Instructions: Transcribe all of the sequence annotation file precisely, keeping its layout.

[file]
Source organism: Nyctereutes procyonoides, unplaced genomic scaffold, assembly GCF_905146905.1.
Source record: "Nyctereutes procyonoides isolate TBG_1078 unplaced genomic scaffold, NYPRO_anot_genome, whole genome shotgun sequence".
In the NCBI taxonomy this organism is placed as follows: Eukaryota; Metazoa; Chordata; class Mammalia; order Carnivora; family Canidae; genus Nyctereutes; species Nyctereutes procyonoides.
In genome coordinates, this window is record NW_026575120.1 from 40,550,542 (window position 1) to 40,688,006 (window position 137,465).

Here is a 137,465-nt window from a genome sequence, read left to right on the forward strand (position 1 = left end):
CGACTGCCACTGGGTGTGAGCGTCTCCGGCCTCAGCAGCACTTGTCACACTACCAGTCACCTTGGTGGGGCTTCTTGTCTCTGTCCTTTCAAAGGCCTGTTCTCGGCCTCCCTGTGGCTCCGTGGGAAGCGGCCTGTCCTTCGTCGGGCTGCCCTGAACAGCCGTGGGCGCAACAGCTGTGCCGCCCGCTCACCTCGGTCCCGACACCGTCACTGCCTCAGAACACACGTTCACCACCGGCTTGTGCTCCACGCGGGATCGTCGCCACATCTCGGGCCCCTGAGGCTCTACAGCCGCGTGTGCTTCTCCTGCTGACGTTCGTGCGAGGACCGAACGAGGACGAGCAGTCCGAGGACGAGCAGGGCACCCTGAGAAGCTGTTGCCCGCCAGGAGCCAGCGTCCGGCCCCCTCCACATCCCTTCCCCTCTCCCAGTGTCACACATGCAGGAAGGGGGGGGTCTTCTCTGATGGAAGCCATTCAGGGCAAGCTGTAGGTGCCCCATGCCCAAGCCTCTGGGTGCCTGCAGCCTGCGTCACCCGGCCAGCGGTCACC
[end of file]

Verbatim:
Source organism: Nyctereutes procyonoides, unplaced genomic scaffold, assembly GCF_905146905.1.
Source record: "Nyctereutes procyonoides isolate TBG_1078 unplaced genomic scaffold, NYPRO_anot_genome, whole genome shotgun sequence".
In the NCBI taxonomy this organism is placed as follows: Eukaryota; Metazoa; Chordata; class Mammalia; order Carnivora; family Canidae; genus Nyctereutes; species Nyctereutes procyonoides.
In genome coordinates, this window is record NW_026575120.1 from 40,550,542 (window position 1) to 40,688,006 (window position 137,465).

Here is a 137,465-nt window from a genome sequence, read left to right on the forward strand (position 1 = left end):
CGACTGCCACTGGGTGTGAGCGTCTCCGGCCTCAGCAGCACTTGTCACACTACCAGTCACCTTGGTGGGGCTTCTTGTCTCTGTCCTTTCAAAGGCCTGTTCTCGGCCTCCCTGTGGCTCCGTGGGAAGCGGCCTGTCCTTCGTCGGGCTGCCCTGAACAGCCGTGGGCGCAACAGCTGTGCCGCCCGCTCACCTCGGTCCCGACACCGTCACTGCCTCAGAACACACGTTCACCACCGGCTTGTGCTCCACGCGGGATCGTCGCCACATCTCGGGCCCCTGAGGCTCTACAGCCGCGTGTGCTTCTCCTGCTGACGTTCGTGCGAGGACCGAACGAGGACGAGCAGTCCGAGGACGAGCAGGGCACCCTGAGAAGCTGTTGCCCGCCAGGAGCCAGCGTCCGGCCCCCTCCACATCCCTTCCCCTCTCCCAGTGTCACACATGCAGGAAGGGGGGGGTCTTCTCTGATGGAAGCCATTCAGGGCAAGCTGTAGGTGCCCCATGCCCAAGCCTCTGGGTGCCTGCAGCCTGCGTCACCCGGCCAGCGGTCACC